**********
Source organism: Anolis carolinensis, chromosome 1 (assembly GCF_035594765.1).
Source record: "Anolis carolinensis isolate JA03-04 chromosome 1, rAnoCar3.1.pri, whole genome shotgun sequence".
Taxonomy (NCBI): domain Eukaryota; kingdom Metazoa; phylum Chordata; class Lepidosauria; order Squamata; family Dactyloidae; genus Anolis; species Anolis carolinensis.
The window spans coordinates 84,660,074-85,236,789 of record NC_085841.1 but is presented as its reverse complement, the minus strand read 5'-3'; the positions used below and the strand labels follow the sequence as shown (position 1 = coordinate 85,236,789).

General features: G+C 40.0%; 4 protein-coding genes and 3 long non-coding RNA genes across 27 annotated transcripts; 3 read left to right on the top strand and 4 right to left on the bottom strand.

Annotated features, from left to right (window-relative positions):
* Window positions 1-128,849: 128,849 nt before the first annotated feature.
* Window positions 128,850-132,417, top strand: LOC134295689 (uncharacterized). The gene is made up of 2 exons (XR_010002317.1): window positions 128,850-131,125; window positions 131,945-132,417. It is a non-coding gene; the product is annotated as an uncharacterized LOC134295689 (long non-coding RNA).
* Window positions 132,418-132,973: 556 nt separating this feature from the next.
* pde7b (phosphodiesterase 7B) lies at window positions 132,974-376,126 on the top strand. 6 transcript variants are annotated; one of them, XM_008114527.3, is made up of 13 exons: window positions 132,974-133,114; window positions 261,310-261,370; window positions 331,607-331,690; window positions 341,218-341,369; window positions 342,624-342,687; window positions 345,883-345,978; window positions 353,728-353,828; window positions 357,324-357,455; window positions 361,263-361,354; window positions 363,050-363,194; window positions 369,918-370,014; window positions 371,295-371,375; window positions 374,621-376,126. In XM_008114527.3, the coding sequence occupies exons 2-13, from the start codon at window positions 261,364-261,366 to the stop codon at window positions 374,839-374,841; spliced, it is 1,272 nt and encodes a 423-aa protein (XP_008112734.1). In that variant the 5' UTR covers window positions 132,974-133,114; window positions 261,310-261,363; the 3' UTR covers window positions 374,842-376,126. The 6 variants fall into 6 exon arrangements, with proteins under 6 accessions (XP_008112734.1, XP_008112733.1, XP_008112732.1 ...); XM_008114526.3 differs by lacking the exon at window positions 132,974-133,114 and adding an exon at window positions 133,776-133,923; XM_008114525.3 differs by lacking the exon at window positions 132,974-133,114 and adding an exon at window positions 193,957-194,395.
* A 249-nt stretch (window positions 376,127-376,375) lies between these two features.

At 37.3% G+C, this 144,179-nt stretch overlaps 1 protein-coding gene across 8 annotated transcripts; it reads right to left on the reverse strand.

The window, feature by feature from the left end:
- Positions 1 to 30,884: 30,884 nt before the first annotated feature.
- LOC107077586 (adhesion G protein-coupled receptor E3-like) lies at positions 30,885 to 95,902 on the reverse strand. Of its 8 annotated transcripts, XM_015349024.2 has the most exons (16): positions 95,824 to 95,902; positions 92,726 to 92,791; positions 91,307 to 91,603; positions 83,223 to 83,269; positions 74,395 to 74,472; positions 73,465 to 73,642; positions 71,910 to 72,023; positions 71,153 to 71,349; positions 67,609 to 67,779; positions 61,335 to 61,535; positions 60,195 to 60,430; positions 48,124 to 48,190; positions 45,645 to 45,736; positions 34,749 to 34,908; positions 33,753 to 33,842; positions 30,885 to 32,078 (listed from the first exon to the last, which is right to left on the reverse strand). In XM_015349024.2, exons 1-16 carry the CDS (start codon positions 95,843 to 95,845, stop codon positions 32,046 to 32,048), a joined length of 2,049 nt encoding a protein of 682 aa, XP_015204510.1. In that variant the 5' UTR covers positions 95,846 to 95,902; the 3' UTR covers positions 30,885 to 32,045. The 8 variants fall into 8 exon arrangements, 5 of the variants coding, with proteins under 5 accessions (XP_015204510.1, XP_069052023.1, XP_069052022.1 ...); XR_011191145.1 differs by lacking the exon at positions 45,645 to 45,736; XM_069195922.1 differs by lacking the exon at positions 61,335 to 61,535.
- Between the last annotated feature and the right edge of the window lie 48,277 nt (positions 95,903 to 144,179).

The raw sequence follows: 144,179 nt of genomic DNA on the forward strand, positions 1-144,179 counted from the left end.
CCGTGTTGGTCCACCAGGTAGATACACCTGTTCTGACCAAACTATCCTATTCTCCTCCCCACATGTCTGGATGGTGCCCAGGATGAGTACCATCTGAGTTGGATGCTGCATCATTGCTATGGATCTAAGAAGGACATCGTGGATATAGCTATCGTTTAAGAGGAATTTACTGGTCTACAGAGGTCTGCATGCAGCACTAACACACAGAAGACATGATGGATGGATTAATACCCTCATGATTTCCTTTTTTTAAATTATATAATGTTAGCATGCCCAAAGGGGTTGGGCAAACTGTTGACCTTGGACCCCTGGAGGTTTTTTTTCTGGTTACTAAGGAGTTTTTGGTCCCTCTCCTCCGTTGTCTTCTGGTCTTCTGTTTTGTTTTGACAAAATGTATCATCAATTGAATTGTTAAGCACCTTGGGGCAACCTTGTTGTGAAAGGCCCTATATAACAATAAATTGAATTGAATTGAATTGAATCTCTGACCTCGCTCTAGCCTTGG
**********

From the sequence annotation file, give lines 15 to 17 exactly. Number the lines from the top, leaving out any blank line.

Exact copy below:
- LOC107077586 (adhesion G protein-coupled receptor E3-like) lies at positions 30,885 to 95,902 on the reverse strand. Of its 8 annotated transcripts, XM_015349024.2 has the most exons (16): positions 95,824 to 95,902; positions 92,726 to 92,791; positions 91,307 to 91,603; positions 83,223 to 83,269; positions 74,395 to 74,472; positions 73,465 to 73,642; positions 71,910 to 72,023; positions 71,153 to 71,349; positions 67,609 to 67,779; positions 61,335 to 61,535; positions 60,195 to 60,430; positions 48,124 to 48,190; positions 45,645 to 45,736; positions 34,749 to 34,908; positions 33,753 to 33,842; positions 30,885 to 32,078 (listed from the first exon to the last, which is right to left on the reverse strand). In XM_015349024.2, exons 1-16 carry the CDS (start codon positions 95,843 to 95,845, stop codon positions 32,046 to 32,048), a joined length of 2,049 nt encoding a protein of 682 aa, XP_015204510.1. In that variant the 5' UTR covers positions 95,846 to 95,902; the 3' UTR covers positions 30,885 to 32,045. The 8 variants fall into 8 exon arrangements, 5 of the variants coding, with proteins under 5 accessions (XP_015204510.1, XP_069052023.1, XP_069052022.1 ...); XR_011191145.1 differs by lacking the exon at positions 45,645 to 45,736; XM_069195922.1 differs by lacking the exon at positions 61,335 to 61,535.
- Between the last annotated feature and the right edge of the window lie 48,277 nt (positions 95,903 to 144,179).

The raw sequence follows: 144,179 nt of genomic DNA on the forward strand, positions 1-144,179 counted from the left end.